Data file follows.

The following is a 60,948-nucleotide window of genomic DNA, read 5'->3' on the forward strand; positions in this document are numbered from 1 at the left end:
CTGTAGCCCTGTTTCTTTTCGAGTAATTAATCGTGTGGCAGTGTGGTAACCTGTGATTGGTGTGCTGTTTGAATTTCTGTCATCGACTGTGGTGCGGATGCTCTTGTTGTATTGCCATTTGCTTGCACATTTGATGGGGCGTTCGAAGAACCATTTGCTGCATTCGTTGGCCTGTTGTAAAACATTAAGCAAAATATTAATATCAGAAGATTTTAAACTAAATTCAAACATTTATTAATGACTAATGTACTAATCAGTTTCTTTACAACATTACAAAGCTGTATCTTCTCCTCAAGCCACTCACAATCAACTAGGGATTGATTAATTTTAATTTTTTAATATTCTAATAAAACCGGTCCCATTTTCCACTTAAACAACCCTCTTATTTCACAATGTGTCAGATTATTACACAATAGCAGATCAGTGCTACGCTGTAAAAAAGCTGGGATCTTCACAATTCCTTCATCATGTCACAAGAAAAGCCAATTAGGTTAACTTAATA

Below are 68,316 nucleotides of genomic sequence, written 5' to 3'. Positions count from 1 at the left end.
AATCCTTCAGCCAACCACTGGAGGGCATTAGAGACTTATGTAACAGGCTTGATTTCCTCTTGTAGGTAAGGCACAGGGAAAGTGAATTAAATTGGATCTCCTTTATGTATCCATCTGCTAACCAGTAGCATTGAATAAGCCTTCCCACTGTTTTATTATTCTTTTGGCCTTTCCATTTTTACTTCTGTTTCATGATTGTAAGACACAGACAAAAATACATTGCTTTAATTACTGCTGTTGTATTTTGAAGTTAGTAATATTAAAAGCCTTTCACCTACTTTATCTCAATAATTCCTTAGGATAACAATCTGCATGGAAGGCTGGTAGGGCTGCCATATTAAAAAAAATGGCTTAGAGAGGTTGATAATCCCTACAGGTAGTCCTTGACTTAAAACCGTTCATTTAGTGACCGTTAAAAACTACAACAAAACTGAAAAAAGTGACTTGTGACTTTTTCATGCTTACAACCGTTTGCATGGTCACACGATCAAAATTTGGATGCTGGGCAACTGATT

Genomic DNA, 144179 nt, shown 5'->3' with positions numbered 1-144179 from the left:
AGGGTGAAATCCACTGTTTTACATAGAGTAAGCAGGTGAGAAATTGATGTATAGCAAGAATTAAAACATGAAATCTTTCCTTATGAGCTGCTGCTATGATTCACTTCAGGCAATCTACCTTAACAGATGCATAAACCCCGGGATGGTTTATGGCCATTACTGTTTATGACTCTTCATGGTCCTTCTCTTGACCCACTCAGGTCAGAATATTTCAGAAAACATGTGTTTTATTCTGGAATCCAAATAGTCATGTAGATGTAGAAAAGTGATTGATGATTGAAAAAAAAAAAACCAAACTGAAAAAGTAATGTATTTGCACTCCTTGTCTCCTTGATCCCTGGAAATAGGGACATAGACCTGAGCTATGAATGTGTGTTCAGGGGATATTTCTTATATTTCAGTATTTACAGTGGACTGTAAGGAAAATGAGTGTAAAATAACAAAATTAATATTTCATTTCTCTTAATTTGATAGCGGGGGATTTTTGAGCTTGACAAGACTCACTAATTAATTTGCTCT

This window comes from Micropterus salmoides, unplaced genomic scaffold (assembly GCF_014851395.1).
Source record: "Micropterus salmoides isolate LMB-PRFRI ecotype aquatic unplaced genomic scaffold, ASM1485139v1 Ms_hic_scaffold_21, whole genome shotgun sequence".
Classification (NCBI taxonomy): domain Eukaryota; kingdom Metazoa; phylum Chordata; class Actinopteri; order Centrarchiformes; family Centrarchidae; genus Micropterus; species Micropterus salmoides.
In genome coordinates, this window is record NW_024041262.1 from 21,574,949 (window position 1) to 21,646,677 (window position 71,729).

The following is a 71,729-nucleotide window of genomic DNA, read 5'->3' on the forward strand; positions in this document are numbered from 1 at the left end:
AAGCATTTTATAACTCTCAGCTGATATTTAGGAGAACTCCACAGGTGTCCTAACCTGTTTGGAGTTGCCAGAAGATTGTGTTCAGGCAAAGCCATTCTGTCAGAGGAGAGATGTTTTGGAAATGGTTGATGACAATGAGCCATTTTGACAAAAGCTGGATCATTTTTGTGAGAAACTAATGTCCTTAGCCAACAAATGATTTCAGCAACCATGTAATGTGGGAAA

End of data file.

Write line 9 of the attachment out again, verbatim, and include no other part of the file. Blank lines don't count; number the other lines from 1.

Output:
Classification (NCBI taxonomy): domain Eukaryota; kingdom Metazoa; phylum Chordata; class Actinopteri; order Centrarchiformes; family Centrarchidae; genus Micropterus; species Micropterus salmoides.